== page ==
Years ago I remember sitting a retreat at the Cambridge Zen Center. I was at the time a Dharma-teacher-in-training, so I didn’t yet wear a teacher’s long, gray robes. In strict Korean Zen centers, Dharma room seating is hierarchical: a certain seat for the Zen master, certain seats for monks and nuns, certain seats for Dharma teachers. Strictly speaking, these seats are arranged according to seniority: one of the guilty pleasures of attending annual ceremonies at the Providence Zen Center is watching (and giggling over) the monks jockeying for their proper seats. “Hey! An Old Guy just walked in! Everyone move down a seat, except for Hey-You Sunim: you’re even Older!”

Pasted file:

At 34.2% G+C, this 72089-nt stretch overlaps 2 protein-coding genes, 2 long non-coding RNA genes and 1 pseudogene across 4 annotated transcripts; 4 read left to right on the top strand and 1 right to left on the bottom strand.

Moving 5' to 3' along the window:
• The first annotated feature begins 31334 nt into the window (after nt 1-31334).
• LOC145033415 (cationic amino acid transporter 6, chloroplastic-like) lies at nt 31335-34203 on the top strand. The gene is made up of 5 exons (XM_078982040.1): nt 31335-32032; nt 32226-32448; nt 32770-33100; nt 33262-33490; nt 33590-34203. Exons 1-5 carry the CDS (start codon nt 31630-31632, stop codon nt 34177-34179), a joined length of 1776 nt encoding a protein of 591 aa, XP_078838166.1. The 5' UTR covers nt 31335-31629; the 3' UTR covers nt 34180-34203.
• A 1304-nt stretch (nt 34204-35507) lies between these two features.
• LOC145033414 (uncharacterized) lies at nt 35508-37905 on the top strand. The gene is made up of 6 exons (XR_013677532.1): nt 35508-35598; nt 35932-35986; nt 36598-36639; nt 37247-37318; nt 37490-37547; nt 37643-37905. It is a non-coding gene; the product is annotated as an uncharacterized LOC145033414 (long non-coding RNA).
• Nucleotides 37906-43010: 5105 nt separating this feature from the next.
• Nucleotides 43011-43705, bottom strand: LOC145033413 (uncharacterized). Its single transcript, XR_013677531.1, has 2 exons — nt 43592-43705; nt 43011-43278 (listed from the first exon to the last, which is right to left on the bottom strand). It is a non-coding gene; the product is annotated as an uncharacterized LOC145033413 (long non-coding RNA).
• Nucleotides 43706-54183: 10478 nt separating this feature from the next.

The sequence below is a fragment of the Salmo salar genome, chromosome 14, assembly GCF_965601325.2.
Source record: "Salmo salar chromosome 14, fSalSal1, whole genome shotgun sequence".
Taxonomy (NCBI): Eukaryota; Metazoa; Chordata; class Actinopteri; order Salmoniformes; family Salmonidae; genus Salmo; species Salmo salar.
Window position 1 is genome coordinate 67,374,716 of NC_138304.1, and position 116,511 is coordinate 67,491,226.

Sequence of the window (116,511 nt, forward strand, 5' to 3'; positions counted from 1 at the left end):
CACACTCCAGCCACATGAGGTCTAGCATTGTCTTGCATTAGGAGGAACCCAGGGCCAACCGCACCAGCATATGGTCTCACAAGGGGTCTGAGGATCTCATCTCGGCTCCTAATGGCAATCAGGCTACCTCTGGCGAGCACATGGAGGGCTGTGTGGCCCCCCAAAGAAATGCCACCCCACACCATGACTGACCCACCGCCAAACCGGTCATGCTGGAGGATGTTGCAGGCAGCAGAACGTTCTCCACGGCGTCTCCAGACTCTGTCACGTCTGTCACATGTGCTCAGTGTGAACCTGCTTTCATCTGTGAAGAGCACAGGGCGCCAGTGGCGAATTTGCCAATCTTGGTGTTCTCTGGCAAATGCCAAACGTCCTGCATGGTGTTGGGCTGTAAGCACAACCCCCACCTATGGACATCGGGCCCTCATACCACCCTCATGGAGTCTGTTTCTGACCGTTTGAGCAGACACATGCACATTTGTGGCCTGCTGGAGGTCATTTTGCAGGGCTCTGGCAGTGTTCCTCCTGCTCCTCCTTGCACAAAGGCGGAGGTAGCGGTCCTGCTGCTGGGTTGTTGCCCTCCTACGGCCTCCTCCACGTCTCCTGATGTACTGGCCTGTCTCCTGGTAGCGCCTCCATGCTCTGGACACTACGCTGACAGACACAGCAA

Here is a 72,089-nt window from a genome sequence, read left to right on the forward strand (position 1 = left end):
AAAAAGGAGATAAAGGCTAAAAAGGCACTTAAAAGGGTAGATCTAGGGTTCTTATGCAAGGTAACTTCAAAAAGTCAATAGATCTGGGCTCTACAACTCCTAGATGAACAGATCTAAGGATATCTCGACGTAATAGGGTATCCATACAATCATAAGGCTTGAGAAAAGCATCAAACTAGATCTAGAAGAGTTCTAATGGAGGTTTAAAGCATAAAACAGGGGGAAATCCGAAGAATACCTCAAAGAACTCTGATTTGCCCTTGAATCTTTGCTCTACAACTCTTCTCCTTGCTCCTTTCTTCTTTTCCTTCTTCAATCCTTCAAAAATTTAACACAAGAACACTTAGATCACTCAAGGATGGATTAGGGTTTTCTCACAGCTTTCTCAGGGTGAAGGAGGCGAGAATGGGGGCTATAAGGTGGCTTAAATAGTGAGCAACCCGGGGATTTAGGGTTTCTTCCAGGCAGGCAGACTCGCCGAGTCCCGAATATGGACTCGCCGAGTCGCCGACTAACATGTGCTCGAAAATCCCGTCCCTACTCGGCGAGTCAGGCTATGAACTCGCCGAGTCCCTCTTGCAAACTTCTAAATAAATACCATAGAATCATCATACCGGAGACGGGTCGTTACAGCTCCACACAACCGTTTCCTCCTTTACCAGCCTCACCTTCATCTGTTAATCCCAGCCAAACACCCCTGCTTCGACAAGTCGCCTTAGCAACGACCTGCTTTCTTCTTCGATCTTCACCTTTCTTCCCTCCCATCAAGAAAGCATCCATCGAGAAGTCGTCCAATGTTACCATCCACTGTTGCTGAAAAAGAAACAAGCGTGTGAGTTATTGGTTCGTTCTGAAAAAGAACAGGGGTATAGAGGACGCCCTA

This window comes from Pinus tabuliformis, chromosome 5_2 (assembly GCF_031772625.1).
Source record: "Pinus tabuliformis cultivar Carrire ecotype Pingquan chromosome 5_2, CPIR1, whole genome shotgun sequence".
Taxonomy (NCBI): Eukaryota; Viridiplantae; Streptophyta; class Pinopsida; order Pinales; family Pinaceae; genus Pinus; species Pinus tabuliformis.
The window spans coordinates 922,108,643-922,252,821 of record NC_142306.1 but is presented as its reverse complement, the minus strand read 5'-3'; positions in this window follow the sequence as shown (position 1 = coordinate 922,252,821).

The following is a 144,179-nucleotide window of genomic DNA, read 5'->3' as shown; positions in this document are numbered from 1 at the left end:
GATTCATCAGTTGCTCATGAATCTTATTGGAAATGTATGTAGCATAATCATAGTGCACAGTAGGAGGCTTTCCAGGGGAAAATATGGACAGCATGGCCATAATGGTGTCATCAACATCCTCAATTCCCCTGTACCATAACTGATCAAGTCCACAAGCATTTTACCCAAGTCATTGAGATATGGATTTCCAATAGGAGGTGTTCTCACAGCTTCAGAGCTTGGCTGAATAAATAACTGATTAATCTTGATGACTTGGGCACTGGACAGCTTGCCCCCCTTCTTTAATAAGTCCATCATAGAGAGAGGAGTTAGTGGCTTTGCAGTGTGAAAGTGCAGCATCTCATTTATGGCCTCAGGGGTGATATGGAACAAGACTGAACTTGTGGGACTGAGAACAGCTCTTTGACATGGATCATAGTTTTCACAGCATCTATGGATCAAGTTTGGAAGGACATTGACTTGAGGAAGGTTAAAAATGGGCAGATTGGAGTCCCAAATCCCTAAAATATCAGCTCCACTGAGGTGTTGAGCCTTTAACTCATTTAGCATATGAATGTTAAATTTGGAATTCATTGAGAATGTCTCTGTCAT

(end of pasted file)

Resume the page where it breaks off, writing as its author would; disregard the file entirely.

Goose Pond, Keene, NH

Anyhow, CZC is notoriously lax about “proper” Dharma room seating. In theory, the back row of the Dharma room is reserved for monks, nuns, and Dharma teachers, but usually Dharma teachers sat scattered around the room (and we usually had only one nun to sit in the monastic seats). But on this one particular retreat, I remember we had a handful of long-time practitioners, Dharma teachers and senior Dharma teachers, who sat side by side in the back row, backs straight and strong in their flowing gray robes.